The Daily Gamecock

Cocky's true athletic abilities hint at a future career as a track athlete

Gamecock students and fans are used to seeing the university mascot, Cocky, cheer on teams at athletic events. However, if the roles were reversed, what sport would Cocky play? 

USC professors April South, an expert in animal and veterinary sciences, and Dr. Gerald Brasington, a human anatomy professor, considered Cocky's anthropomorphic build through the lens of athletics. They said his combination of human and rooster qualities would make him best suited to compete as a sprinter or jumper.

Cocky’s relatively hollow bones and bird-like stamina would likely hold him back from longer-lasting, contact intensive sports according to the professors. Dr. Brasington and South agreed that Cocky would be better off in quicker sports where he could focus on performing at a high level for a short amount of time.

“I think he'd be a track and field expert at short distances and events where he's meeting to jump,” South said.

South said Cocky would have an advantage over his human competitors because of his feathers. She said Cocky’s human-sized body would likely make it so that he couldn’t fly with his wings — similar to a dinosaur with wings or short arms — but he would be able to propel himself forward to run faster.

Beyond propelling himself further, Cocky should see some other advantages with his flightless wings. 

“He’d be able to glide,” Dr. Brasington said. “The advantages would be glide, the disadvantages would be drag.”

Cocky might have a hard time strictly running, or not using his wings to lift himself, because of the drag. However, Dr. Brasington said if Cocky does flap his wings to his advantage for a quick boost, his advanced breast muscles should make him very agile and quick when he runs.

Using this, it’s apparent that Cocky would be a great sprinter when he uses his wings to give him a boost. He could similarly achieve lengthy long jumps with his gliding ability. Outside of a potential role with the track and field team, Cocky’s unusual anthropomorphic build also opens a number of other sports opportunities.

“There could be leg up under there that you’re not seeing,” South said — referring to the bottom half of Cocky’s costume. “So rugby, lacrosse, football — you’re opening up the whole world of sports, almost.” 

South said that not only could Cocky’s thighs help for physically tough sports, but that they — combined with the claw on the back of his foot — could help him in combat sports. She said that the spur on his foot would likely make him a very difficult opponent in wrestling. Additionally, she noted that the aggressive nature of roosters when enraged would make Cocky a formidable foe in any sort of combat.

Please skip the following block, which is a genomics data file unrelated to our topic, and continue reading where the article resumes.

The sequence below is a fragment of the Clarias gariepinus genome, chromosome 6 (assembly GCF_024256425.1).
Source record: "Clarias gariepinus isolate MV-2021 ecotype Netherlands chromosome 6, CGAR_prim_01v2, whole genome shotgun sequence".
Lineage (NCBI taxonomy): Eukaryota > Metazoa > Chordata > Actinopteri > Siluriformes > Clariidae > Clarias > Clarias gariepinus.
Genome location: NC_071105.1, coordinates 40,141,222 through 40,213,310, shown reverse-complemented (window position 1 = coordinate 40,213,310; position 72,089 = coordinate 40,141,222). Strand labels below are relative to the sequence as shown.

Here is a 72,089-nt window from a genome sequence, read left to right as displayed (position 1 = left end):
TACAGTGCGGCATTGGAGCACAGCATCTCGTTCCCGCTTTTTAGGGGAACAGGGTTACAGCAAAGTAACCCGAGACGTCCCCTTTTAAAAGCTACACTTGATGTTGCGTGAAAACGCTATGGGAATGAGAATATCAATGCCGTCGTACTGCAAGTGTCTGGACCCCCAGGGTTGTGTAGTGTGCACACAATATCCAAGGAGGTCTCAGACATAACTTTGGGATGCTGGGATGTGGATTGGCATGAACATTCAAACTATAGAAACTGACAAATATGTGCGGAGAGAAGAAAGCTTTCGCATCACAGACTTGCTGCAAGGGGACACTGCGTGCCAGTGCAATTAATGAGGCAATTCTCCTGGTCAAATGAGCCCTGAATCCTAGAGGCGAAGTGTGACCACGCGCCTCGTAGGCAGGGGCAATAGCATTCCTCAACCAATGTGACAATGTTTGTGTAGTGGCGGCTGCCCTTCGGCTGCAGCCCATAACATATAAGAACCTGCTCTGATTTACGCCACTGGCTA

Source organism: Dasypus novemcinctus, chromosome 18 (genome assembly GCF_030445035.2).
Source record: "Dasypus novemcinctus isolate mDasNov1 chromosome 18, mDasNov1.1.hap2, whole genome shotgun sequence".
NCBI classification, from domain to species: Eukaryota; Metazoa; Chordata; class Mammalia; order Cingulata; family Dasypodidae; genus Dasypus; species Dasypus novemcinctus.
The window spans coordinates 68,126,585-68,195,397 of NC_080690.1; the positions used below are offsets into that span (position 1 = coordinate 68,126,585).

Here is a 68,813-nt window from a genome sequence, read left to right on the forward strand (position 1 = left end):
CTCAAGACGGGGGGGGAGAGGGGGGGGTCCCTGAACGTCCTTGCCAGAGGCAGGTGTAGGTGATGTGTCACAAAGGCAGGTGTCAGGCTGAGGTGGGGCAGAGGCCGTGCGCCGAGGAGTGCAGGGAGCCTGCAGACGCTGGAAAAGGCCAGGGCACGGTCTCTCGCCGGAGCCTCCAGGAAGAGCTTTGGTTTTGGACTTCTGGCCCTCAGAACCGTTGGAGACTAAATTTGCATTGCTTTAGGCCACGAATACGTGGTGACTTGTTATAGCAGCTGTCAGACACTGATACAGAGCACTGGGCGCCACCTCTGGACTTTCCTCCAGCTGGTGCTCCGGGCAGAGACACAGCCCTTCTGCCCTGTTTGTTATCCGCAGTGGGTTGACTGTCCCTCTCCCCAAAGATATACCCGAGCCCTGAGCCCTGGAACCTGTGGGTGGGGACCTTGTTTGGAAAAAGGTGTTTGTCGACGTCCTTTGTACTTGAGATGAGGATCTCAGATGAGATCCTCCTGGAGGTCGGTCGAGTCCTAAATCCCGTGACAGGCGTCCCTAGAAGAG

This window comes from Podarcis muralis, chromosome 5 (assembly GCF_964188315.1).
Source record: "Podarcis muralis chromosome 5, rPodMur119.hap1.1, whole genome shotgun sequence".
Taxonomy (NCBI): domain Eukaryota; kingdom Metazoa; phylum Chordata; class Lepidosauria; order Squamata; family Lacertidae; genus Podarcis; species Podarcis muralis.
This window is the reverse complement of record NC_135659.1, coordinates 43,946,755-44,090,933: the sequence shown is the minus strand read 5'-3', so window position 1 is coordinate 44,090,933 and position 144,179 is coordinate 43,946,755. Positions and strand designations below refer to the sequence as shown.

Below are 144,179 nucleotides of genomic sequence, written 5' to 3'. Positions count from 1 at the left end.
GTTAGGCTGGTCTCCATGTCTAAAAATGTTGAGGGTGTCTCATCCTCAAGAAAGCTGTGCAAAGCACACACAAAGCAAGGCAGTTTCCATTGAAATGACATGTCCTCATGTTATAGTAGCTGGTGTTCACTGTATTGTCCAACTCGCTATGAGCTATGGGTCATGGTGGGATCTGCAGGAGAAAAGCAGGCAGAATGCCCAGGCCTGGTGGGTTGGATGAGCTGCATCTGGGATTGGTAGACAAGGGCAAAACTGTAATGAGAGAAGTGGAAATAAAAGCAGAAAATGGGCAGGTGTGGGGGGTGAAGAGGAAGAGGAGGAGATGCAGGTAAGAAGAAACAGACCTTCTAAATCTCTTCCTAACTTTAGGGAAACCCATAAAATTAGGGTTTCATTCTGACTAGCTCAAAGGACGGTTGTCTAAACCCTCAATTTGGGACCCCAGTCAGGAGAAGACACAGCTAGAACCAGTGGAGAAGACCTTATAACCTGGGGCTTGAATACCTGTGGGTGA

Dr. Brasington provided more insight regarding Cocky’s technical advantages as a rooster-human hybrid. 

“Since he has a bird-like feature, of course, the main interest for most people that are looking at any kind of chicken-type thing would be the breasts,” Dr. Brasington said. “I would imagine that proportionally his breasts would be gigantic muscular-wise.” 

Cocky’s large chest muscles would give him advantages in sports like tennis or baseball where swinging and throwing motions are the main movement. 

As for the lower half of Cocky’s body, Dr. Brasington said his legs would likely be able to get very low as roosters tend to be flexible enough to almost hide their legs to sit low on the ground. Thus, he could have the ability to duck under a defense and slip by easily as a running back in football. 

Despite all of these advantages Cocky gains from his rooster qualities, he would in turn experience a few disadvantages because of his enlarged state.

“My first concern is that he’s top heavy,” Dr. Brasington said. “If he were to block for the football team, it might not be quite so easy to use that to his advantage.” 

Overall, Cocky’s anthropomorphic body should provide more benefits than detriments to his athletic career, they said. Regardless of this natural talent, he would still have to work hard to earn a spot on South Carolina's track team.

"We compete in a very competitive league, and what these athletes do to compete at that high level takes a lot of preparation and training," track and field assistant coach Kevin Brown said. "We would have to train him and prepare him to see how well he could perform."

While expectations for Cocky as a track athlete would be high, Brown said he's sure the team would be excited to welcome him in because of the enthusiasm he'd bring. 


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